Before I started today's adventure, I checked my email and found a note from the man known only as GNHN. A former Idaho resident, he provided a perfect excuse for the Wyoming/Idaho loop: a visit to Bear Lake, located half in Utah, half in Idaho, and very near Wyoming.
I checked the map and figured this loop would take at least five hours, probably more. While not completely ruling it out, I decided to wait until after visiting Dinosaur National Monument before making plans for the rest of the day.
I purchased a Golden Eagle Passport at the entrance to Dinosaur National Monument. He couldn't take a credit card, but a personal check was no problem. This $50 pass will get me and a carload into anything run by the National Park Service for the next year. I should have it paid for in a week.
The quarry at Dinosaur National Park is stunning. It was discovered in the late 19th century. It is a former riverbed, now up at an angle, containing fossils of dinosaurs. Not just a couple, either. Hundreds. Maybe thousands. Even after years of digging, of whole skeletons being removed and taken to museums, you can still see bone fossils everywhere you look.
The exposed part of the quarry, like all good government projects, is enclosed in a building with lots of windows.
There are many educational displays, models, and other stuff, but the star here is the Wall of Fossils.
I bought some more postcards at the gift shop. I spoke briefly with the woman running it. She said that the Patron Dinosaur of Vernal has a name, but she couldn't remember it, and she'd lived her whole life there.
Dinosaur National Monument covers a lot more ground than the quarry, although that's the extent of the dinosaur things. I didn't have time to check it all out, but I did visit one dig site to view some thousand year old petroglyphs and a prairie dog town.
The excavation for the petroglyphs and pictographs was open and unattended. There were signs around to explain things and to ask nicely that the pictures not be touched.
I drove a little further and found a marked prairie dog town. These dogs were not as friendly as the ones in South Dakota. I found lots of holes, but I didn't see one for about ten minutes, and I only heard a few.
When I finally saw one I had to play a game with it to get some pictures. I would walk about ten feet closer, it would duck into the hole, I would stop, it would come back out, and we would repeat. After about six cycles of this I was close enough to get some decent photos. It started to rain just as I made my last approach.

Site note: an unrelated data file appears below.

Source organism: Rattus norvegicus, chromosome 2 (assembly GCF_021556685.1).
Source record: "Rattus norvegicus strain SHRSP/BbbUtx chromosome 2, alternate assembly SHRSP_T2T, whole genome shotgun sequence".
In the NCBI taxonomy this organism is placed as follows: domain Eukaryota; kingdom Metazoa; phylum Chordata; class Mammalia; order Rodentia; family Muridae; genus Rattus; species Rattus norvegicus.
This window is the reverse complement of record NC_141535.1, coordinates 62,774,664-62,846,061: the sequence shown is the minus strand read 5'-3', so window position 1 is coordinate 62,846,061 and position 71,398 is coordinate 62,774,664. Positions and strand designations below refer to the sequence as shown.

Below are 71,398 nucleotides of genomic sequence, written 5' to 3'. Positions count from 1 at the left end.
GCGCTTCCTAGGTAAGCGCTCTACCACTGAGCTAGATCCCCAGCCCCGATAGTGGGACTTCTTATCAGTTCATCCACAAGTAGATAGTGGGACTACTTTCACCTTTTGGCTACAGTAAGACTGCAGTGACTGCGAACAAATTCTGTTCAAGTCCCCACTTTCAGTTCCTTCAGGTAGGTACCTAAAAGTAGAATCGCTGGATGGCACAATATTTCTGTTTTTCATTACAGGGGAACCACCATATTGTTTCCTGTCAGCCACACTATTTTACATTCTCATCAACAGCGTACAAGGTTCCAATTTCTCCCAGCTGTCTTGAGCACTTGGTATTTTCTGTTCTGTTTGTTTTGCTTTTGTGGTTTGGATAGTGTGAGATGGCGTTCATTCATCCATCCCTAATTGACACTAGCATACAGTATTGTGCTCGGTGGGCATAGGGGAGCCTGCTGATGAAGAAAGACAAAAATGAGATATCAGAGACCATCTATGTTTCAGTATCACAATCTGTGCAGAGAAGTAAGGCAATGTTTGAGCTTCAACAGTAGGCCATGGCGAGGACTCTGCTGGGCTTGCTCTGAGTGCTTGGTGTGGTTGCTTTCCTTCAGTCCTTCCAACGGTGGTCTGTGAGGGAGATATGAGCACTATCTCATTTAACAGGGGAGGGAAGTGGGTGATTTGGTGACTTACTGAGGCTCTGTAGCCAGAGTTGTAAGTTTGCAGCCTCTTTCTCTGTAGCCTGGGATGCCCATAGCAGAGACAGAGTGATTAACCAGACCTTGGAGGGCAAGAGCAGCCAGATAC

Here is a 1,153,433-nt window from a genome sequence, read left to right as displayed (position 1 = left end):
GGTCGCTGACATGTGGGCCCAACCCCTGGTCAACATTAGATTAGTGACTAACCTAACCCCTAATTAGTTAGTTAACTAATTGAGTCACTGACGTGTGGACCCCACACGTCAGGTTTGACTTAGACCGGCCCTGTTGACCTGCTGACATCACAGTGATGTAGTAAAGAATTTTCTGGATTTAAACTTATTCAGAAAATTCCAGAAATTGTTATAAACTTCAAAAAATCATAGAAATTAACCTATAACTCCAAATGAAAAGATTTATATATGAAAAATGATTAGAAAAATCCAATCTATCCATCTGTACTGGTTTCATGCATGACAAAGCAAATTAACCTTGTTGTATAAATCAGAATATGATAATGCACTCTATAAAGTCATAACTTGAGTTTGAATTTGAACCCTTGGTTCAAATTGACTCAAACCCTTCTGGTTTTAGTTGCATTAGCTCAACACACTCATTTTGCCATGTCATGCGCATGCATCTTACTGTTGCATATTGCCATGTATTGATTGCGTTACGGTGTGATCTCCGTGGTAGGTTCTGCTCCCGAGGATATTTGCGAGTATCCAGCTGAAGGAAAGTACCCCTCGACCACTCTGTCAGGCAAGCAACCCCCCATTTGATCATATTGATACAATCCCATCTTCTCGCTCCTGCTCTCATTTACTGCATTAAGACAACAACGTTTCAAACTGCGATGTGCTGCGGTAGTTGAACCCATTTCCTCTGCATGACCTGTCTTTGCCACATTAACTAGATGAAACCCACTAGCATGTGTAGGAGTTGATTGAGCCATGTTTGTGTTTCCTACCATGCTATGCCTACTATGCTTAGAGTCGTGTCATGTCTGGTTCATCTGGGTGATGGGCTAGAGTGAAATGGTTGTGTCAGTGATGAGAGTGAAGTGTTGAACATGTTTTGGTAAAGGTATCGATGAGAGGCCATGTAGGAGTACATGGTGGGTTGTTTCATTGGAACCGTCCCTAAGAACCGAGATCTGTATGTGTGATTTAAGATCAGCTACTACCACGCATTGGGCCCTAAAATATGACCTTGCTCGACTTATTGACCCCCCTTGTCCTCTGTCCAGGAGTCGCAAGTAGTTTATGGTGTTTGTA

It looked different than the South Dakota ones, so, no I wasn't wasting my time taking pictures of something I'd already seen.
It was 11:00 by the time I left Dinosaur National Monument and headed back for Vernal.
There is a private gift shop just outside the entrance to the monument. They have a life-sized model of a sauropod, green, with its neck bent down and a saddle on it.
This was my first opportunity to use the AR2 in the field. The Air Rammer II Wireless Remote Shutter Release System, or AR2, is so named because the Air Rammer II was the $10 Radio Shack RC car that gave its guts for my project. It still says that on the pistol grip trigger. I took the guts of the car, a case, a battery holder, a buzzer, a two-color LED, a relay, some connectors, some wire, and a cable and made a radio controlled shutter release for my camera. The amazing thing is that it works.
I am no longer restrained by how far I can run in 10 seconds. This gives me an incredible sense of freedom.
I bought a Apatosaurus T-shirt, some tilt pens, and some postcards here.
The dream of the girl behind the counter was to visit California. She'd never been on an airplane, and the drive to LA seemed like a great distance.
Back in Vernal, 11:30 by now, I decided I didn't have time to make the northern loop. I'd just head to Salt Lake City, then south from there.
The Sinclair station in Manitou Springs, Colorado, had a little dinosaur out front, but the one in Vernal didn't.
The drive to Salt Lake City was pretty, with very little construction and 65 mph speed limits. After Fruitland the road started climbing into the mountains again, where there was some remaining snow and lots of those same trees, although this time half the aspen had leaves and were quaking away. There was a gorgeous lake just before the top, at Daniel's Pass.
U.S. 40 is limited access between Heber City and I-80. It has several experimental deer crosswalks. There are fences that are supposed to funnel the deer to specific points on either side of the highway.
I hopped on I-80 west and, man, what a road! Six lanes wide with a 65 mph speed limit, I-80 was full of cars in the faster two lanes going about 70, and it was all downhill. It was like aroller coaster, with soft but constant turns. With the exception of a few carved hills, the descent looked like a natural valley. I just left the car in fifth gear and coasted.